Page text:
APEC and America’s Image

//APEC and America’s Image

I normally go about my business keeping my American roots a little under wraps.  AICC is after all a bi-national association.  Right before this year’s APEC meetings in Bali (October), there was the third US-Indonesia Commercial Dialog.  Seated opposite from each other around a large square table were roughly 10 CEO’s from each country.   I found a seat right in the middle.  Its a reasonable spot for someone in my position: our members import as well as export to Indonesia and our membership (although the majority are US firms) includes Indonesian companies that have invested in the US.   But, my innate patriotism surfaced when AMCHAM and the US Chamber revealed the results of a survey of 35 US companies: $65 billion has been invested in Indonesia since 2002 and another $61 billion is projected to be invested in the next 3-5 years.  35 is the number of firms that replied, so these numbers are probably a little on the low side.   The firms include companies who are in the oil/gas and financial sectors where investment is booked differently than what is normally tracked by the Investment Coordinating Board (BKPM).  Instead of a 3rd, 4th or even 7th place, the position BKPM usually shows, the US is likely the largest foreign investor in Indonesia and probably has been for quite some time.   Now, while I was in Indonesia a month ago the US was beat up in the press for our shutdown and debt payment issue. The Chinese press agency had the temerity to suggest that the world would better off without the dollar as a reserve currency.  My Indonesian friends did not seem swayed by this argument but certainly China, Japan, and Russia’s leaders received a lot of ink for announcing their intentions to invest billions, whereas the study, did not.   Perhaps its not our style, and yes, President Obama, was not there.   US companies do have significant issues related to investment that need to be worked out with Indonesia.  But, on the other hand, the study shows our intention to stay and expand and does so without even mentioning the area of capital market investment where the US is probably the biggest source.  So, America’s leaders can stand a little taller in their interactions with their Indonesian counterparts: it is vital that Indonesia policy makers listen carefully to our suggestions on improving the investment climate.  As one Indonesian CEO told me after the Commercial Dialog, “your side should have said more about the problems you experience here.  Sometimes its harder for us to express them but we have the same ones.”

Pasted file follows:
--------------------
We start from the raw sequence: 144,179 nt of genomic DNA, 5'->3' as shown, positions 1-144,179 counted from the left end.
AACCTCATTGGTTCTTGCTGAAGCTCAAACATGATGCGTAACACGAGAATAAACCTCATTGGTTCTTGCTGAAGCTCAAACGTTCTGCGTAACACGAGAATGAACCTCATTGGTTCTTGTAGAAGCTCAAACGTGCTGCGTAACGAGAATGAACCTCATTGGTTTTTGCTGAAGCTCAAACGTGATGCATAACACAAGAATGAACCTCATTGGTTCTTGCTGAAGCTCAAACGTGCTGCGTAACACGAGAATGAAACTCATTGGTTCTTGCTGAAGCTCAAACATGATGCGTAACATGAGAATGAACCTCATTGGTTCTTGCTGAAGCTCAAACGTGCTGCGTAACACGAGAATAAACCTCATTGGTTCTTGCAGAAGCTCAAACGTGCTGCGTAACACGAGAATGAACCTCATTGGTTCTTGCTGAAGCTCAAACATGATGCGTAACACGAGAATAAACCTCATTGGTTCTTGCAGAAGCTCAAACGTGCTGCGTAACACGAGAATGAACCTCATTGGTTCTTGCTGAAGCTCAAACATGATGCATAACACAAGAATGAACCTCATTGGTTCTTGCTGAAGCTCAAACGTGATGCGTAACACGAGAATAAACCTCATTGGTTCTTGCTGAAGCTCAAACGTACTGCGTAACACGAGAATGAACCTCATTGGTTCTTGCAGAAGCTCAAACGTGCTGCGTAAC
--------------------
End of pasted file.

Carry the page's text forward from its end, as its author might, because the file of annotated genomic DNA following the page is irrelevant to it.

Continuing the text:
By | 2017-11-10T14:29:42+00:00 November 13th, 2013|Uncategorized|0 Comments

About the Author:

Wayne Forrest is President of the American Indonesian Chamber of Commerce, a private not for profit membership organization based in NY.

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